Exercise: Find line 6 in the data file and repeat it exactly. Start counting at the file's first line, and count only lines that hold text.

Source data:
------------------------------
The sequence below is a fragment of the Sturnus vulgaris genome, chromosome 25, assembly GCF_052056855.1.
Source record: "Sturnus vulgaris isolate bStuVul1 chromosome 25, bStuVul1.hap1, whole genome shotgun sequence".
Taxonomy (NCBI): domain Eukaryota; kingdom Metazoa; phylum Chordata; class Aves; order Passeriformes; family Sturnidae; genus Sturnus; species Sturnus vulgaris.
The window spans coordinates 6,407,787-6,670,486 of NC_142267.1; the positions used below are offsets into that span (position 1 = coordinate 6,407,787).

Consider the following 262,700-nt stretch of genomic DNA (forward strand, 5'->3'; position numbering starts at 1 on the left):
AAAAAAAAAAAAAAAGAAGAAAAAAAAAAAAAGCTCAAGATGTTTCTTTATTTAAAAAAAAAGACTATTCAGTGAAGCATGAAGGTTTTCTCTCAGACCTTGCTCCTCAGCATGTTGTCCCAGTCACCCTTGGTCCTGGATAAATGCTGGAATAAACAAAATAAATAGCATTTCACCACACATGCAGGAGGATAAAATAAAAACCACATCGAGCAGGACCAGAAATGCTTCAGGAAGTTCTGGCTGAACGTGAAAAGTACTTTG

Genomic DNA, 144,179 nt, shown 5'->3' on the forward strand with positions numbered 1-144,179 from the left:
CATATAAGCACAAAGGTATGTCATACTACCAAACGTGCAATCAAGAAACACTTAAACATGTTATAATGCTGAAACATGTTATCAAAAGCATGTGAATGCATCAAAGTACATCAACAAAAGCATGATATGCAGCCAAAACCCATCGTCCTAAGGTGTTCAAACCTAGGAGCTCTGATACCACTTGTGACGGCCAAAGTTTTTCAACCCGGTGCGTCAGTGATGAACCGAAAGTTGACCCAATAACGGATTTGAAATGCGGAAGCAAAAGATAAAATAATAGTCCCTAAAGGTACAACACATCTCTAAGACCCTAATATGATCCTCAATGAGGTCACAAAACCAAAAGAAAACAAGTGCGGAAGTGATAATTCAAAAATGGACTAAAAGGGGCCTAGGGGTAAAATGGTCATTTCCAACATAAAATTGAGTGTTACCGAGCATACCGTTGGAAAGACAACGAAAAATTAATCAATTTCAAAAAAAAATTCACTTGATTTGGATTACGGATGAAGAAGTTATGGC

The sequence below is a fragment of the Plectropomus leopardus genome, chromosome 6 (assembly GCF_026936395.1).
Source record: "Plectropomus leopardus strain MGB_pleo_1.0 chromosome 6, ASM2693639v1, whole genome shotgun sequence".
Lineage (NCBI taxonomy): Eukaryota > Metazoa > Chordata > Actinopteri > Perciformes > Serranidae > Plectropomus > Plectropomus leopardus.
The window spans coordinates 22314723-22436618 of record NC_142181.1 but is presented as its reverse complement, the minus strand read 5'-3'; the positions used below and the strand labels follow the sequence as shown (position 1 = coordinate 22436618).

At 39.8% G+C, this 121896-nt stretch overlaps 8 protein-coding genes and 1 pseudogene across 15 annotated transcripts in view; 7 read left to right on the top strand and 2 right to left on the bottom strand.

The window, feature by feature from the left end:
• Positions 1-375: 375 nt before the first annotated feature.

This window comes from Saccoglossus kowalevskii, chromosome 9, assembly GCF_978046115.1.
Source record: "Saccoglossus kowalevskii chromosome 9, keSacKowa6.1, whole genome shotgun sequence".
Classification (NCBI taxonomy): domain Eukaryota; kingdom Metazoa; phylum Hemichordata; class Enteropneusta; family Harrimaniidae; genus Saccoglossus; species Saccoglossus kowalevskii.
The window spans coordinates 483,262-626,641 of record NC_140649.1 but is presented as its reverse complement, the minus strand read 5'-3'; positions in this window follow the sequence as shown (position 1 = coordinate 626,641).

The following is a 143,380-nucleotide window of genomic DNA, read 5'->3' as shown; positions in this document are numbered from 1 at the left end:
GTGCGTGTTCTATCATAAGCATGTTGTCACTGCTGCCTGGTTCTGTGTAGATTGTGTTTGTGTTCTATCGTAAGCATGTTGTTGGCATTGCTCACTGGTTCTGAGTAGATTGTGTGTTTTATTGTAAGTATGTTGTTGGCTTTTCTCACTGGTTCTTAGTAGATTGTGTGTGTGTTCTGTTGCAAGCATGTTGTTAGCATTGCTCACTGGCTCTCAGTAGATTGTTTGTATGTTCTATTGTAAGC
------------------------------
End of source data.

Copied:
AAAAAAAAAAAAAAAGAAGAAAAAAAAAAAAAGCTCAAGATGTTTCTTTATTTAAAAAAAAAGACTATTCAGTGAAGCATGAAGGTTTTCTCTCAGACCTTGCTCCTCAGCATGTTGTCCCAGTCACCCTTGGTCCTGGATAAATGCTGGAATAAACAAAATAAATAGCATTTCACCACACATGCAGGAGGATAAAATAAAAACCACATCGAGCAGGACCAGAAATGCTTCAGGAAGTTCTGGCTGAACGTGAAAAGTACTTTG